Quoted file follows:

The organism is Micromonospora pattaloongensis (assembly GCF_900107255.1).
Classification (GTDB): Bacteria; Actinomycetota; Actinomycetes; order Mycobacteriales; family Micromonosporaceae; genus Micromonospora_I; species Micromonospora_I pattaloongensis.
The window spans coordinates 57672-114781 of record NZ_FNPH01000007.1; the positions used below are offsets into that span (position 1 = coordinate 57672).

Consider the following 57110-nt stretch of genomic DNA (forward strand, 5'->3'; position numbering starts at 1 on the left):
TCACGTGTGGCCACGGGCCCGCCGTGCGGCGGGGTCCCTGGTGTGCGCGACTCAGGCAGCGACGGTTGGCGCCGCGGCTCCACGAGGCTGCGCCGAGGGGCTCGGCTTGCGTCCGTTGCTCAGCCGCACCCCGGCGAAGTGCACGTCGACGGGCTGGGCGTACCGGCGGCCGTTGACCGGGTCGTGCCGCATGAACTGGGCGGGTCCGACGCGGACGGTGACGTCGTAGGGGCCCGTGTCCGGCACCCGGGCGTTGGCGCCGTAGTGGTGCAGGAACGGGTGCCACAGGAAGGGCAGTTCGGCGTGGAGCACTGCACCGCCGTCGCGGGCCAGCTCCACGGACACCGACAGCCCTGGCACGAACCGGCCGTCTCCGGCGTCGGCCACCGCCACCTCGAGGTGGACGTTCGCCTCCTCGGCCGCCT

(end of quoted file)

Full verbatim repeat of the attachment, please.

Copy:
The organism is Micromonospora pattaloongensis (assembly GCF_900107255.1).
Classification (GTDB): Bacteria; Actinomycetota; Actinomycetes; order Mycobacteriales; family Micromonosporaceae; genus Micromonospora_I; species Micromonospora_I pattaloongensis.
The window spans coordinates 57672-114781 of record NZ_FNPH01000007.1; the positions used below are offsets into that span (position 1 = coordinate 57672).

Consider the following 57110-nt stretch of genomic DNA (forward strand, 5'->3'; position numbering starts at 1 on the left):
TCACGTGTGGCCACGGGCCCGCCGTGCGGCGGGGTCCCTGGTGTGCGCGACTCAGGCAGCGACGGTTGGCGCCGCGGCTCCACGAGGCTGCGCCGAGGGGCTCGGCTTGCGTCCGTTGCTCAGCCGCACCCCGGCGAAGTGCACGTCGACGGGCTGGGCGTACCGGCGGCCGTTGACCGGGTCGTGCCGCATGAACTGGGCGGGTCCGACGCGGACGGTGACGTCGTAGGGGCCCGTGTCCGGCACCCGGGCGTTGGCGCCGTAGTGGTGCAGGAACGGGTGCCACAGGAAGGGCAGTTCGGCGTGGAGCACTGCACCGCCGTCGCGGGCCAGCTCCACGGACACCGACAGCCCTGGCACGAACCGGCCGTCTCCGGCGTCGGCCACCGCCACCTCGAGGTGGACGTTCGCCTCCTCGGCCGCCT